Broadridge Financial Solutions $BR is one of the stocks in my portfolio. Their annual meeting is coming up on 11/14/2013. ProxyDemocracy.org had collected the votes of one fund when I checked on 11/8/2013. I voted with management 92% of the time. View Proxy Statement.
Warning: Be sure to vote each item on the proxy. Any items left blank are voted in favor of management’s recommendations. (See Broken Windows & Proxy Vote Rigging – Both Invite More Serious Crime)
I generally vote against pay packages where NEOs were paid above median in the previous year but make exceptions if warranted. According to Bebchuk, Lucian A. and Grinstein, Yaniv (The Growth of Executive Pay), aggregate compensation by public companies to NEOs increased from 5 percent of earnings in 1993-1995 to about 10 percent in 2001-2003.
Few firms admit to having average executives. They generally set compensation at above average for their “peer group,” which is often chosen aspirationally. While the “Lake Woebegone effect” may be nice in fictional towns, “where all the children are above average,” it doesn’t work well for society to have all CEOs considered above average, with their collective pay spiraling out of control. We need to slow the pace of money going to the 1% if our economy is not to become third world. The rationale for peer group benchmarking is a mythological market for CEOs.
BR’s Summary Compensation Table shows Richard J. Daly, CEO, was the highest paid named executive officer (NEO) at about $5.4M in 2013. I’m using Yahoo! Finance to determine market cap ($4.2B) and Wikipedia’s rule of thumb regarding classification. BR is a mid-cap company. According to Equilar, the median CEO compensation at large-cap corporations was $4.7 million in 2012.
The GMIAnalyst report I reviewed expressed some concerns that BR does not appear to limit long-term CEO pay incentives to above-median performance against a peer group and questions if unvested equity awards lapse when the CEO’s employment is terminated.
In conjunction with the 2013 Annual Meeting of Stockholders, BR is offering investors an online forum where they can access annual meeting materials, ask questions in advance of the meeting, and participate in a stockholder survey. I took the opportunity to ask the following and also did so at Sharegate.com:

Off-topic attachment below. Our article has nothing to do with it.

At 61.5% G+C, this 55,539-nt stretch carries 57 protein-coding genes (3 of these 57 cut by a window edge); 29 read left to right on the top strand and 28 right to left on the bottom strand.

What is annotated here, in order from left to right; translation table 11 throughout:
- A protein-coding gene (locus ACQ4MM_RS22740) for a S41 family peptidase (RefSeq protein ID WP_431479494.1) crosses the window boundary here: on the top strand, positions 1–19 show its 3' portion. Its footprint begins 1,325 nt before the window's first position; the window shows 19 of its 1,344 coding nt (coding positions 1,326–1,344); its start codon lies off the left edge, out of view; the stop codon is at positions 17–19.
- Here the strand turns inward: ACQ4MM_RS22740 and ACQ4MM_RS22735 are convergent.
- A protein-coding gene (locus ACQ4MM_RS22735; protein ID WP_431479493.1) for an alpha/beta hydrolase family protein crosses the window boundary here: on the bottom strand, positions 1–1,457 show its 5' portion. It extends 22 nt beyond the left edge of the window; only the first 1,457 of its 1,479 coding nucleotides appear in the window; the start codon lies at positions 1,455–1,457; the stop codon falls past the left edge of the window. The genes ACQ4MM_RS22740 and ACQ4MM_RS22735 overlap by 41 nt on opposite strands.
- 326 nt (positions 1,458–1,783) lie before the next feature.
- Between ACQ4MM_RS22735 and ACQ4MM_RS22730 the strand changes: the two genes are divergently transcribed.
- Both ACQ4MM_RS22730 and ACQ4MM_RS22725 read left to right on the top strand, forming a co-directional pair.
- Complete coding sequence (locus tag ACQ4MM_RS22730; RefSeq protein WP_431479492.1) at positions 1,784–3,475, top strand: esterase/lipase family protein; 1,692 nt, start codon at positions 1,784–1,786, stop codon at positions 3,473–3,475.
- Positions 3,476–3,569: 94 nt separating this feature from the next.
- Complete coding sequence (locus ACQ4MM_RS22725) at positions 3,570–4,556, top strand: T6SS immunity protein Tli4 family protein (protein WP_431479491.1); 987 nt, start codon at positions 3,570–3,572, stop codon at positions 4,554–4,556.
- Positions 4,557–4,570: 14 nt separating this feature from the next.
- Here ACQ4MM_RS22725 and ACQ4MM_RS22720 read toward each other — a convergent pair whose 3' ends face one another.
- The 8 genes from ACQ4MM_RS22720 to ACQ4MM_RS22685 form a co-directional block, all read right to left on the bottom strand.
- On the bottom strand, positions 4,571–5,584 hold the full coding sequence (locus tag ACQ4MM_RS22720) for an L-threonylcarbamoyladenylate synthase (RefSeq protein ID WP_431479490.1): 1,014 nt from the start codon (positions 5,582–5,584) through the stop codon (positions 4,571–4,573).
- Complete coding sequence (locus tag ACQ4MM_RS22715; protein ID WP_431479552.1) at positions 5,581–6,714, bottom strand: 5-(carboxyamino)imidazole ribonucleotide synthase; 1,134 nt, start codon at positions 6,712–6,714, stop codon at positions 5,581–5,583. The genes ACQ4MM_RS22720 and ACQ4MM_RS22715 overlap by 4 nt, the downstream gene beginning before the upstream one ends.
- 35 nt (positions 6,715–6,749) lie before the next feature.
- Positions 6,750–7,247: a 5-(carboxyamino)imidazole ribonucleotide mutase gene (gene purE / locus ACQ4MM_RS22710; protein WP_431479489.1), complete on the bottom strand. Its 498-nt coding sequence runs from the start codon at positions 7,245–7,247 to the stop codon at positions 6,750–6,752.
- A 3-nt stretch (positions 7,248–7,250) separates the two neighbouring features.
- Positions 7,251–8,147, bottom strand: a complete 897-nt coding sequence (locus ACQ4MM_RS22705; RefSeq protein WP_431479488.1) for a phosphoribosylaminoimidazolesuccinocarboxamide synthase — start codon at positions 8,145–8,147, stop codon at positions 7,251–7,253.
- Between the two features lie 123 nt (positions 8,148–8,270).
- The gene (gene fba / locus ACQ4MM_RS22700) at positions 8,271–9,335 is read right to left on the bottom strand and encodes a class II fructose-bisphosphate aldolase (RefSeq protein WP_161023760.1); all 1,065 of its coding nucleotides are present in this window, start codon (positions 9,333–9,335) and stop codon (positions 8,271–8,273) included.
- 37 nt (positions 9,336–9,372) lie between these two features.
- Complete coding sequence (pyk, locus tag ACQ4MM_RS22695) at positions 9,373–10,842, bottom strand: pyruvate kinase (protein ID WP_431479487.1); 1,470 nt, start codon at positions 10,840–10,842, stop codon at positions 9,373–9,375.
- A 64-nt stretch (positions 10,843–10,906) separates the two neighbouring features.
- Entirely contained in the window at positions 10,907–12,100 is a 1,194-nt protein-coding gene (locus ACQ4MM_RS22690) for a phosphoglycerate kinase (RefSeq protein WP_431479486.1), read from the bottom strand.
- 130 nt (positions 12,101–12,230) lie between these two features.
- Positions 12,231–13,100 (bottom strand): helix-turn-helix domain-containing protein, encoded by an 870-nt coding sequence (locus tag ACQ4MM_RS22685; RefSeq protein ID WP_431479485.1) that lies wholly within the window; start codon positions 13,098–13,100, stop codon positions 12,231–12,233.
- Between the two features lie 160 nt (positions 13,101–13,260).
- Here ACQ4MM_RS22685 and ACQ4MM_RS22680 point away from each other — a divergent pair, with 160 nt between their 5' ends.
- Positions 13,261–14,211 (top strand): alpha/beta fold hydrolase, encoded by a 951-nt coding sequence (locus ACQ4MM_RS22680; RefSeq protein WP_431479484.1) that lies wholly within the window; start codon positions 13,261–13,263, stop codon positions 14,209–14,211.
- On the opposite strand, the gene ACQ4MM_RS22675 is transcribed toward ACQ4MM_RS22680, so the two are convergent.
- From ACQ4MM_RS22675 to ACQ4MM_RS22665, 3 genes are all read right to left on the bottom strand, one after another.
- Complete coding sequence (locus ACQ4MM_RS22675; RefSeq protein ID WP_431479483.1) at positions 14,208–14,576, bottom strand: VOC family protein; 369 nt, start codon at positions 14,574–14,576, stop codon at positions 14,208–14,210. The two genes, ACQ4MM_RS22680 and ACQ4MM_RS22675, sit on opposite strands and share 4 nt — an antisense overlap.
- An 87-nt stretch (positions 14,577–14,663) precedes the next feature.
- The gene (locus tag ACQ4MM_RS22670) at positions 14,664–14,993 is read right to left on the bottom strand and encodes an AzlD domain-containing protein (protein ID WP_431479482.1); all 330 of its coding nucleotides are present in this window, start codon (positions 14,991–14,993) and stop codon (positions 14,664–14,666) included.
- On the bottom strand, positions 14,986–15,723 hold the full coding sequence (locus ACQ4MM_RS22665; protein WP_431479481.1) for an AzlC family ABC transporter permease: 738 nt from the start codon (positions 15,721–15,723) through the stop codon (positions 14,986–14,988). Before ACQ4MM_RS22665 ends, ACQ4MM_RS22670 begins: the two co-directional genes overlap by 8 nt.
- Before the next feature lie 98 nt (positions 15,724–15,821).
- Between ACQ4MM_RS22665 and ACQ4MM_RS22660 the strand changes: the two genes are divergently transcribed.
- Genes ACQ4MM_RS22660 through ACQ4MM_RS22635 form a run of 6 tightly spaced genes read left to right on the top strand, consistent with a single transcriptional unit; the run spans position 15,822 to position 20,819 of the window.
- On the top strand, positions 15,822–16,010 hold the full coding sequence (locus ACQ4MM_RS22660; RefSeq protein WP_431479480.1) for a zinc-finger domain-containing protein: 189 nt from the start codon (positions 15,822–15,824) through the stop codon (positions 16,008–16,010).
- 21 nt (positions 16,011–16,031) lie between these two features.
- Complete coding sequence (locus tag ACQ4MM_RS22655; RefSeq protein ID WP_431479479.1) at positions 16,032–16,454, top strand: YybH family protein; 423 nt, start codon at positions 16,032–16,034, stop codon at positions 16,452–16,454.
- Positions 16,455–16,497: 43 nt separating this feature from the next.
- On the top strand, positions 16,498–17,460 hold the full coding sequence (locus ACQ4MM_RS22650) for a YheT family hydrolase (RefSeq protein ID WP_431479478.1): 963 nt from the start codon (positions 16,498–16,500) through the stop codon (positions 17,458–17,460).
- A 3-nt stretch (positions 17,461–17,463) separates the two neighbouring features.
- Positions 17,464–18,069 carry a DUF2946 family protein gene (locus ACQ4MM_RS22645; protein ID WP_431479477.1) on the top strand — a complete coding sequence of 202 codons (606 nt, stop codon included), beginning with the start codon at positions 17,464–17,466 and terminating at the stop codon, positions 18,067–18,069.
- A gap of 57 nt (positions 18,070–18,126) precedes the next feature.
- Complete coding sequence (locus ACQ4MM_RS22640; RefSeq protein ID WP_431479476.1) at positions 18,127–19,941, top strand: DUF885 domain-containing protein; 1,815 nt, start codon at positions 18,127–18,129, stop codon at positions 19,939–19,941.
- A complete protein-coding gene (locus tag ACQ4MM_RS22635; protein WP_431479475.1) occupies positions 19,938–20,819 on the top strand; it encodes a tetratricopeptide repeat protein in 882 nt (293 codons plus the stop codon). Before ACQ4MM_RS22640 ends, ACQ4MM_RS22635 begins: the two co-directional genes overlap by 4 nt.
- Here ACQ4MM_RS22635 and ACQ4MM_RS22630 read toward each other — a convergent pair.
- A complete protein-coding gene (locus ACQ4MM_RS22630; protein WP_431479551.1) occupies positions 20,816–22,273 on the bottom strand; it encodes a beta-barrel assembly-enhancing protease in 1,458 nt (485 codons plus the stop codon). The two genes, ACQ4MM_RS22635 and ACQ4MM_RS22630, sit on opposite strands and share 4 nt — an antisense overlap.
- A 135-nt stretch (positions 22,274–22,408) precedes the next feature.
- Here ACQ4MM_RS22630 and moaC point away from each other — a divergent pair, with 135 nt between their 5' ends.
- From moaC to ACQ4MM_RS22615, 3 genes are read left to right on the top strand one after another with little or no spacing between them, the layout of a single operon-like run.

- Reading the proxy I can’t tell; do unvested equity awards lapse if the CEO’s employment is terminated?
- Does Broadridge only pay long-term incentives to the CEO for above-median performance against a peer group?
- Has the board considered getting rid of Broadridge’s supermajority requirements or the lack of ability for shareowners to call a special meeting or act by written consent?
I wish BR’s online forum was more like Sharegate’s and provided the capability of shareowners to contact each other or at least allowed us to see the questions being raised.
To reach a greater number of shareowners, BR is offering a live webcast of the Annual Meeting at 10 A.M. Eastern Time on November 14, 2013. Once you have logged on and your credentials have been verified, you will be able to attend the meeting over the Internet, vote electronically and ask questions during the meeting. This is a good idea but I wish they would stop calling it a “virtual meeting,” since virtual implies there is no actual in-person meeting. Broadridge markets a virtual meeting service and should differentiate virtual-only or lock-out meetings from hybrid meetings, since many shareowners, such as those belonging to the Council of Institutional Investors oppose virtual meetings. See their policy:
4.7 Electronic Meetings: Companies should hold shareowner meetings by remote communication (so-called “virtual”meetings) only as a supplement to traditional in-person shareowner meetings, not as a substitute.
I joined with Calvert in voting against amending the stock plan because it is more than 10% dilutive. How I voted (CorpGov) below:
|1a||Elect Director Leslie A. Brun||For||Against|
|1b||Elect Director Richard J. Daly||For||Against|
|1c||Elect Director Robert N. Duelks||For||Against|
|1d||Elect Director Richard J. Haviland||For||Against|
|1e||Elect Director Sandra S. Jaffee||For||Against|
|1f||Elect Director Stuart R. Levine||For||Against|
|1g||Elect Director Maura A. Markus||For||Against|
|1h||Elect Director Thomas J. Perna||For||Against|
|1i||Elect Director Alan J. Weber||For||Against|
|3||Amend Omnibus Stock Plan||Against||Against|
|4||Say on Pay for NEOs||For||For|
Under SEC rules, if a stockholder wants to include a proposal in our proxy statement and form of proxy for the Company’s 2014 annual meeting of stockholders, our Secretary must receive the proposal at our principal executive offices located at 1981 Marcus Avenue, Lake Success, New York 11042 no later than June 6, 2014. Any such proposal should comply with the requirements of Rule 14a-8 promulgated under the Exchange Act.
Looking at SharkRepellent.net, I see that no action can be taken without a meeting by written consent. Shareholders cannot call special meetings. Broadridge also has a supermajority vote requirement (80%) to amend certain charter provisions.
From Yahoo! Finance, BR’s Broadridge Financial Solutions, Inc.’s ISS Governance QuickScore QuickScore as of Nov 1, 2013 is 1. The pillar scores are Audit: 1; Board: 2; Shareholder Rights: 4; Compensation: 1. Brought to you by Institutional Shareholder Services (ISS). Scores range from “1” (low governance risk) to “10” (higher governance risk). Each of the pillar scores for Audit, Board, Shareholder Rights and Compensation, are based on specific company disclosures.